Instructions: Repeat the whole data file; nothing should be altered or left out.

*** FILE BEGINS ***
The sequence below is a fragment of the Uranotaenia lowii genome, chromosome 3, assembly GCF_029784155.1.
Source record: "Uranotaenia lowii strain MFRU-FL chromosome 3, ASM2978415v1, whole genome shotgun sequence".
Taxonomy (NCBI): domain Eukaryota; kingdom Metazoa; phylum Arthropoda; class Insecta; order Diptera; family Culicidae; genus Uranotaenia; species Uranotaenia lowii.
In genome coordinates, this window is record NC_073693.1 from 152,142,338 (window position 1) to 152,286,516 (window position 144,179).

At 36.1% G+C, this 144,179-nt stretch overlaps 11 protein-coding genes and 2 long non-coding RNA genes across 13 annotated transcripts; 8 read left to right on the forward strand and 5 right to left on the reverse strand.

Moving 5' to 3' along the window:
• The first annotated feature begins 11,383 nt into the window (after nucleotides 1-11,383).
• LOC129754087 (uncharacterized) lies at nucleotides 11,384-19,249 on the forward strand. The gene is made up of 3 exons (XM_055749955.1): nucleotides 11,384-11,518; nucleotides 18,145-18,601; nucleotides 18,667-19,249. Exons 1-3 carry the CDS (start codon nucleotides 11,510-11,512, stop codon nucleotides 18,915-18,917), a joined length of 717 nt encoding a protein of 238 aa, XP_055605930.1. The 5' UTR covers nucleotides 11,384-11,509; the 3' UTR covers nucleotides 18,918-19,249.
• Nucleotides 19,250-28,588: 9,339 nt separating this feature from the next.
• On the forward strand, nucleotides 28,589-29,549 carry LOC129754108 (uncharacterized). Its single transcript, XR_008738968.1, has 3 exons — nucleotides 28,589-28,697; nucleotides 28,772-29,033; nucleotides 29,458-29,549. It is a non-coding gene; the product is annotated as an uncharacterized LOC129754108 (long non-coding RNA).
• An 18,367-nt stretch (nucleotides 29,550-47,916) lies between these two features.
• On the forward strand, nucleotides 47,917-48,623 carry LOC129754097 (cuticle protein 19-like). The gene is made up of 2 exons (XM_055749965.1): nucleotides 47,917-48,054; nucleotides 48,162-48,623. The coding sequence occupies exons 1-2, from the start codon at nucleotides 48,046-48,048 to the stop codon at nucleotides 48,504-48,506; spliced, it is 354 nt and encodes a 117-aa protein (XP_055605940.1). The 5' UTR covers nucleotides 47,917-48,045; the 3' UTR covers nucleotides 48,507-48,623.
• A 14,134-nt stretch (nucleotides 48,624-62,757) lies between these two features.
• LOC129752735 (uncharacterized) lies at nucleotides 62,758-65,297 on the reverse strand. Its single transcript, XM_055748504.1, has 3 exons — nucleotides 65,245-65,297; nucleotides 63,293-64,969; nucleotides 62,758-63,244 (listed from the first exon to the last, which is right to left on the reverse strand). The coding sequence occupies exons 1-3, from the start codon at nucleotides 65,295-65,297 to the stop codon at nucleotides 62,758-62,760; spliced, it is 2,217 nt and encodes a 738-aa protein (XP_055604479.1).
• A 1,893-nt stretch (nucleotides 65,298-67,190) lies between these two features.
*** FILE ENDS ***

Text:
The sequence below is a fragment of the Uranotaenia lowii genome, chromosome 3, assembly GCF_029784155.1.
Source record: "Uranotaenia lowii strain MFRU-FL chromosome 3, ASM2978415v1, whole genome shotgun sequence".
Taxonomy (NCBI): domain Eukaryota; kingdom Metazoa; phylum Arthropoda; class Insecta; order Diptera; family Culicidae; genus Uranotaenia; species Uranotaenia lowii.
In genome coordinates, this window is record NC_073693.1 from 152,142,338 (window position 1) to 152,286,516 (window position 144,179).

At 36.1% G+C, this 144,179-nt stretch overlaps 11 protein-coding genes and 2 long non-coding RNA genes across 13 annotated transcripts; 8 read left to right on the forward strand and 5 right to left on the reverse strand.

Moving 5' to 3' along the window:
• The first annotated feature begins 11,383 nt into the window (after nucleotides 1-11,383).
• LOC129754087 (uncharacterized) lies at nucleotides 11,384-19,249 on the forward strand. The gene is made up of 3 exons (XM_055749955.1): nucleotides 11,384-11,518; nucleotides 18,145-18,601; nucleotides 18,667-19,249. Exons 1-3 carry the CDS (start codon nucleotides 11,510-11,512, stop codon nucleotides 18,915-18,917), a joined length of 717 nt encoding a protein of 238 aa, XP_055605930.1. The 5' UTR covers nucleotides 11,384-11,509; the 3' UTR covers nucleotides 18,918-19,249.
• Nucleotides 19,250-28,588: 9,339 nt separating this feature from the next.
• On the forward strand, nucleotides 28,589-29,549 carry LOC129754108 (uncharacterized). Its single transcript, XR_008738968.1, has 3 exons — nucleotides 28,589-28,697; nucleotides 28,772-29,033; nucleotides 29,458-29,549. It is a non-coding gene; the product is annotated as an uncharacterized LOC129754108 (long non-coding RNA).
• An 18,367-nt stretch (nucleotides 29,550-47,916) lies between these two features.
• On the forward strand, nucleotides 47,917-48,623 carry LOC129754097 (cuticle protein 19-like). The gene is made up of 2 exons (XM_055749965.1): nucleotides 47,917-48,054; nucleotides 48,162-48,623. The coding sequence occupies exons 1-2, from the start codon at nucleotides 48,046-48,048 to the stop codon at nucleotides 48,504-48,506; spliced, it is 354 nt and encodes a 117-aa protein (XP_055605940.1). The 5' UTR covers nucleotides 47,917-48,045; the 3' UTR covers nucleotides 48,507-48,623.
• A 14,134-nt stretch (nucleotides 48,624-62,757) lies between these two features.
• LOC129752735 (uncharacterized) lies at nucleotides 62,758-65,297 on the reverse strand. Its single transcript, XM_055748504.1, has 3 exons — nucleotides 65,245-65,297; nucleotides 63,293-64,969; nucleotides 62,758-63,244 (listed from the first exon to the last, which is right to left on the reverse strand). The coding sequence occupies exons 1-3, from the start codon at nucleotides 65,295-65,297 to the stop codon at nucleotides 62,758-62,760; spliced, it is 2,217 nt and encodes a 738-aa protein (XP_055604479.1).
• A 1,893-nt stretch (nucleotides 65,298-67,190) lies between these two features.